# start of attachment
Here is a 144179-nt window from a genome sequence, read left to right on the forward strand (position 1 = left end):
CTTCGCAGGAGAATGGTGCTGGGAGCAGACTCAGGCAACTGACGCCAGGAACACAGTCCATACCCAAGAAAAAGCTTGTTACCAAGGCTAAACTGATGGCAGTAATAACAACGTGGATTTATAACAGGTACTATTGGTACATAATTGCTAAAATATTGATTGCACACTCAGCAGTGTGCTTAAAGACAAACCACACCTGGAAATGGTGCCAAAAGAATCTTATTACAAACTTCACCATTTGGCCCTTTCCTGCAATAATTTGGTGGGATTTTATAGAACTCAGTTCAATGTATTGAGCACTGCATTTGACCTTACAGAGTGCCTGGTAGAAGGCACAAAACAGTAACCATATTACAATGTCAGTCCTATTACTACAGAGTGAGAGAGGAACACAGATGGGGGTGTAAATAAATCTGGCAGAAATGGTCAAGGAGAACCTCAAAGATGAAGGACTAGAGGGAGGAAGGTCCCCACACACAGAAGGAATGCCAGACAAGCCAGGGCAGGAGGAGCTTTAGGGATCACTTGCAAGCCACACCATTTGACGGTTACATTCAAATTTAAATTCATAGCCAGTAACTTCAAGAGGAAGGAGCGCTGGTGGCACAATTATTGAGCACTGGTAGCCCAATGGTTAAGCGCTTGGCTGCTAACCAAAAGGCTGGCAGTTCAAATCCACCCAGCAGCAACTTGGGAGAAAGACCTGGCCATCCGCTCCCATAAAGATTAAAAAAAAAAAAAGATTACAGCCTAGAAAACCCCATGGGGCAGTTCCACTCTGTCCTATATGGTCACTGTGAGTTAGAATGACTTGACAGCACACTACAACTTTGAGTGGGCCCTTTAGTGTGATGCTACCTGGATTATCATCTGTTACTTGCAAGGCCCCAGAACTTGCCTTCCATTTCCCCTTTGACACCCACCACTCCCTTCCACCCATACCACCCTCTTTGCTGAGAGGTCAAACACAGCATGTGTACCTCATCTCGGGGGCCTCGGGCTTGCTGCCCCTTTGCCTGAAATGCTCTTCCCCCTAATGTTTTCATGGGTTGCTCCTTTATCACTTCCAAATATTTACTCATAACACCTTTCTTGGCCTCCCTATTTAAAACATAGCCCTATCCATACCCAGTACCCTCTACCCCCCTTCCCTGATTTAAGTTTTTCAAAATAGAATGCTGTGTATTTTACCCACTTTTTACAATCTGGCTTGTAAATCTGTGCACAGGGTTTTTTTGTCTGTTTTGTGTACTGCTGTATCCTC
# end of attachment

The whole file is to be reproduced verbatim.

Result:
Here is a 144179-nt window from a genome sequence, read left to right on the forward strand (position 1 = left end):
CTTCGCAGGAGAATGGTGCTGGGAGCAGACTCAGGCAACTGACGCCAGGAACACAGTCCATACCCAAGAAAAAGCTTGTTACCAAGGCTAAACTGATGGCAGTAATAACAACGTGGATTTATAACAGGTACTATTGGTACATAATTGCTAAAATATTGATTGCACACTCAGCAGTGTGCTTAAAGACAAACCACACCTGGAAATGGTGCCAAAAGAATCTTATTACAAACTTCACCATTTGGCCCTTTCCTGCAATAATTTGGTGGGATTTTATAGAACTCAGTTCAATGTATTGAGCACTGCATTTGACCTTACAGAGTGCCTGGTAGAAGGCACAAAACAGTAACCATATTACAATGTCAGTCCTATTACTACAGAGTGAGAGAGGAACACAGATGGGGGTGTAAATAAATCTGGCAGAAATGGTCAAGGAGAACCTCAAAGATGAAGGACTAGAGGGAGGAAGGTCCCCACACACAGAAGGAATGCCAGACAAGCCAGGGCAGGAGGAGCTTTAGGGATCACTTGCAAGCCACACCATTTGACGGTTACATTCAAATTTAAATTCATAGCCAGTAACTTCAAGAGGAAGGAGCGCTGGTGGCACAATTATTGAGCACTGGTAGCCCAATGGTTAAGCGCTTGGCTGCTAACCAAAAGGCTGGCAGTTCAAATCCACCCAGCAGCAACTTGGGAGAAAGACCTGGCCATCCGCTCCCATAAAGATTAAAAAAAAAAAAAGATTACAGCCTAGAAAACCCCATGGGGCAGTTCCACTCTGTCCTATATGGTCACTGTGAGTTAGAATGACTTGACAGCACACTACAACTTTGAGTGGGCCCTTTAGTGTGATGCTACCTGGATTATCATCTGTTACTTGCAAGGCCCCAGAACTTGCCTTCCATTTCCCCTTTGACACCCACCACTCCCTTCCACCCATACCACCCTCTTTGCTGAGAGGTCAAACACAGCATGTGTACCTCATCTCGGGGGCCTCGGGCTTGCTGCCCCTTTGCCTGAAATGCTCTTCCCCCTAATGTTTTCATGGGTTGCTCCTTTATCACTTCCAAATATTTACTCATAACACCTTTCTTGGCCTCCCTATTTAAAACATAGCCCTATCCATACCCAGTACCCTCTACCCCCCTTCCCTGATTTAAGTTTTTCAAAATAGAATGCTGTGTATTTTACCCACTTTTTACAATCTGGCTTGTAAATCTGTGCACAGGGTTTTTTTGTCTGTTTTGTGTACTGCTGTATCCTC